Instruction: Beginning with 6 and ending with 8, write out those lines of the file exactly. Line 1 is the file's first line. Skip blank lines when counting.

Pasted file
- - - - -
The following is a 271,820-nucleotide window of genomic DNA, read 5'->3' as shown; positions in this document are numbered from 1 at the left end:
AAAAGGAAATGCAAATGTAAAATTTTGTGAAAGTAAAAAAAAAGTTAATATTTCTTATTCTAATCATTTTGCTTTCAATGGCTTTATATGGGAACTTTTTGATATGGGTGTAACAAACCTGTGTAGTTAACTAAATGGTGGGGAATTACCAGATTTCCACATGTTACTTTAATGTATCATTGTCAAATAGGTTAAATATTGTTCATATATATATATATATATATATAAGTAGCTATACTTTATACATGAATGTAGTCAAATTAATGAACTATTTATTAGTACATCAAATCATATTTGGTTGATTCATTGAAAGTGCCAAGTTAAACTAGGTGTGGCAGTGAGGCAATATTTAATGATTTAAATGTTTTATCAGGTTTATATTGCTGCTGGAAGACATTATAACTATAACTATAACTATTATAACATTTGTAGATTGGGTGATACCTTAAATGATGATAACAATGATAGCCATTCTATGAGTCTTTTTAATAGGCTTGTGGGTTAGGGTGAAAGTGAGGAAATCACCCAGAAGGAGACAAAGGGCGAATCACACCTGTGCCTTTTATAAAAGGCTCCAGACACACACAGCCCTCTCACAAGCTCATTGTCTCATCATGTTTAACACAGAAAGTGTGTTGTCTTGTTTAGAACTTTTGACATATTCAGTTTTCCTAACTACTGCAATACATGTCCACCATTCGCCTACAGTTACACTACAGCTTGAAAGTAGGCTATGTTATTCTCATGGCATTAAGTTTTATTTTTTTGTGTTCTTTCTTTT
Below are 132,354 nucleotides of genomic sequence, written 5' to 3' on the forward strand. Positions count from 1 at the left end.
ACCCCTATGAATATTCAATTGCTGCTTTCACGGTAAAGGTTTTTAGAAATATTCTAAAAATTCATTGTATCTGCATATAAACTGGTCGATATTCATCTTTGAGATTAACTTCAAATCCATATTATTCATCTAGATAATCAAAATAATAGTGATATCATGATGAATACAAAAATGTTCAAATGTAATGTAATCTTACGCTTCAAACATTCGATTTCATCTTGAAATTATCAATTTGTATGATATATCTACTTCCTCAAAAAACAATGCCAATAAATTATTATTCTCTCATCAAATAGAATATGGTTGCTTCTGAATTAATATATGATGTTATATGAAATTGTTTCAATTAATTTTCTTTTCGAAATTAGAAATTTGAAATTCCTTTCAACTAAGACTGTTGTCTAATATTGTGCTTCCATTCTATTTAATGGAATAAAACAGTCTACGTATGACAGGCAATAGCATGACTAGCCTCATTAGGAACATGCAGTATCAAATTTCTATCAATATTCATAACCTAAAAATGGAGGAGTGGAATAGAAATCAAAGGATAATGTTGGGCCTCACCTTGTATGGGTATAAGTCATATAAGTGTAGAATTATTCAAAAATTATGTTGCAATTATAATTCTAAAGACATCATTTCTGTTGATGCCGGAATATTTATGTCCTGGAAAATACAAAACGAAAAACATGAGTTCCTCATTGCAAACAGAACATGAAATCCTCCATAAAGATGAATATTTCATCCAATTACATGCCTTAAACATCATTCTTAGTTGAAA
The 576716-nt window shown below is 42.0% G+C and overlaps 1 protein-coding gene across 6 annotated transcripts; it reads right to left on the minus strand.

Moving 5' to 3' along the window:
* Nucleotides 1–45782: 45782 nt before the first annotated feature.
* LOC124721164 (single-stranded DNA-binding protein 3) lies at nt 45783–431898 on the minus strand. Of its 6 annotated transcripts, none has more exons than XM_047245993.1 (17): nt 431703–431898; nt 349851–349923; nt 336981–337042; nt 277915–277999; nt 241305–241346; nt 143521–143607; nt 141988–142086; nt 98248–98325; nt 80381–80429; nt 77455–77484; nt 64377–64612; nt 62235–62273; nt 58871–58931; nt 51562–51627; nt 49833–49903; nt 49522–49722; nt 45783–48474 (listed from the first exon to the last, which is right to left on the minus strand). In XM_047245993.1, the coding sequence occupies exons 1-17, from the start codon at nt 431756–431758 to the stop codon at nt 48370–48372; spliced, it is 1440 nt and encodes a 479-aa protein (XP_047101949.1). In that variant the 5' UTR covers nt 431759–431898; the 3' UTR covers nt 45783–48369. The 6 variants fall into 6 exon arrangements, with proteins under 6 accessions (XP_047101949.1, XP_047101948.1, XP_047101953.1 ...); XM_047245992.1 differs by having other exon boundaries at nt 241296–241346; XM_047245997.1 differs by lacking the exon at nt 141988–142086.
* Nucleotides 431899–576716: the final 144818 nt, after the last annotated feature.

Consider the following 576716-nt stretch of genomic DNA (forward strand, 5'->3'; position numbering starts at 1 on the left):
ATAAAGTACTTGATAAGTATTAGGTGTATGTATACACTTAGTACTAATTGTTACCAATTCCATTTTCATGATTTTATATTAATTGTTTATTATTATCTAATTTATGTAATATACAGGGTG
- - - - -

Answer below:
Moving 5' to 3' along the window:
* Nucleotides 1–45782: 45782 nt before the first annotated feature.
* LOC124721164 (single-stranded DNA-binding protein 3) lies at nt 45783–431898 on the minus strand. Of its 6 annotated transcripts, none has more exons than XM_047245993.1 (17): nt 431703–431898; nt 349851–349923; nt 336981–337042; nt 277915–277999; nt 241305–241346; nt 143521–143607; nt 141988–142086; nt 98248–98325; nt 80381–80429; nt 77455–77484; nt 64377–64612; nt 62235–62273; nt 58871–58931; nt 51562–51627; nt 49833–49903; nt 49522–49722; nt 45783–48474 (listed from the first exon to the last, which is right to left on the minus strand). In XM_047245993.1, the coding sequence occupies exons 1-17, from the start codon at nt 431756–431758 to the stop codon at nt 48370–48372; spliced, it is 1440 nt and encodes a 479-aa protein (XP_047101949.1). In that variant the 5' UTR covers nt 431759–431898; the 3' UTR covers nt 45783–48369. The 6 variants fall into 6 exon arrangements, with proteins under 6 accessions (XP_047101949.1, XP_047101948.1, XP_047101953.1 ...); XM_047245992.1 differs by having other exon boundaries at nt 241296–241346; XM_047245997.1 differs by lacking the exon at nt 141988–142086.